I’ve been recently pushing myself to improve certain knowledge gaps. Whilst thinking about how to tackle the problem I ended up posing myself a question:
When have I made the biggest learning improvements in the past? How did I do it? And can I repeat that process?
The answer took me back to when I was a student …it was when I read non-fiction. a lot.
Cal’s book centres around the main hypothesis that we should “do what we love”. Cal calls this the “passion hypothesis”. That following our nose is the best way to find work that we love, and are passionate about. In the book, Cal offers a different perspective, in how we can find passionate work. This view is that: to gain passion and happiness with our work one must first become valuable. Those who are valuable receive rewards usually associated with “finding your passion”. Finding our passion is therefore a dangerous or impossible task without committing to mastery in a given field.
Despite some editing related criticisms, the book felt like it had some good insights. The insights made the book overall worthwhile. I’d recommend it for anyone starting out or frustrated about work they’re currently in.
The rules are changing. Especially for knowledge workers like software developers. It’s impacting how we should craft our careers. The opportunities and the tools we have are different to the years before. Writing platforms are one of these big shifts. We have the ability to share our ideas with large audiences. It’s simpler than ever. Mainstream media influence is yielding to the power of individual influencers. Only a handful of developers will identify this opportunity. Even less act on it.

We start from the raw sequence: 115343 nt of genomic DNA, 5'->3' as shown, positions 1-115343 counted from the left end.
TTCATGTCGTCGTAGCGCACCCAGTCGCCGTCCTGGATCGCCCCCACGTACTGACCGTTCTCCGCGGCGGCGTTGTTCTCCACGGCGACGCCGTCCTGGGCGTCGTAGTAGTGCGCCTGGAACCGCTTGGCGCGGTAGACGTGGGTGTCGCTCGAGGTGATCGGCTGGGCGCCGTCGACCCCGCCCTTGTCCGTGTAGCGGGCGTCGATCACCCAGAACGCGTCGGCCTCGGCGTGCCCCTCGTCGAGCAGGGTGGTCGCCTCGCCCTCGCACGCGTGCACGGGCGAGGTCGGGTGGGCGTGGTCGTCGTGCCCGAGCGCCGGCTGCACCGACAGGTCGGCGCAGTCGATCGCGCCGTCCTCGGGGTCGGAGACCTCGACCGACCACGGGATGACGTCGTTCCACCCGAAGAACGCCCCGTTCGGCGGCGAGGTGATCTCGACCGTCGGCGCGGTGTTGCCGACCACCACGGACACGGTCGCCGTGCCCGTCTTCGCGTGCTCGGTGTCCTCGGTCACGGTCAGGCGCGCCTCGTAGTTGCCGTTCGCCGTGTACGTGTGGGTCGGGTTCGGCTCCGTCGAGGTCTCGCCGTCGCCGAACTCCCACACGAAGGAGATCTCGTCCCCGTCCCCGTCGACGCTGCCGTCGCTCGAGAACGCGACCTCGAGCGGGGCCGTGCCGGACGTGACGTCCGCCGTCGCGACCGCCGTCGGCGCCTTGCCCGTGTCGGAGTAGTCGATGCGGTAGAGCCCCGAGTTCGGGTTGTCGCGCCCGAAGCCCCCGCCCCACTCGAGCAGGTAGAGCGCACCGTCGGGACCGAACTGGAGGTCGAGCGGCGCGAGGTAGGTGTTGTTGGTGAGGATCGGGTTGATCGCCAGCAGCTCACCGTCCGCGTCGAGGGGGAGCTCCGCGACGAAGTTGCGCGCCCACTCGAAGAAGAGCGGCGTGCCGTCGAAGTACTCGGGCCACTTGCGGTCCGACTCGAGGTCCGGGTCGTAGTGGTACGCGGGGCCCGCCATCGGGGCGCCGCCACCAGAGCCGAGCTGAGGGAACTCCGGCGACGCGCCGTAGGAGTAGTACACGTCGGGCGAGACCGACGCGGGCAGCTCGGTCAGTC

If you insist on playing todays games by yesterdays rules, you’re stuck – Seth Godin, Tribes.
A water-tight career strategy for your personal brand is your most important asset. Having one will:
Guide your decision making
Lead you closer to fulfilment
Create more purpose in your work
It also puts the power back in your hands. You can write blogs, speak at talks, read books – these are all activities well within your power. With so much choice, how you spend your time has never been more important.
If I was to summarise the laws into one it would be:
Create a new opportunity in a new category don’t improve another. Own the words in the category. Don’t dilute the brand with extra superfluous products. If you’re second best, you strategise based on the leader.
An outline of the forces that prevent us from doing our life’s work. How to identify what prevents us from doing our work and how to tackle it. Pressfield covers most endeavours as ones of art – from entrepreneurship to writing.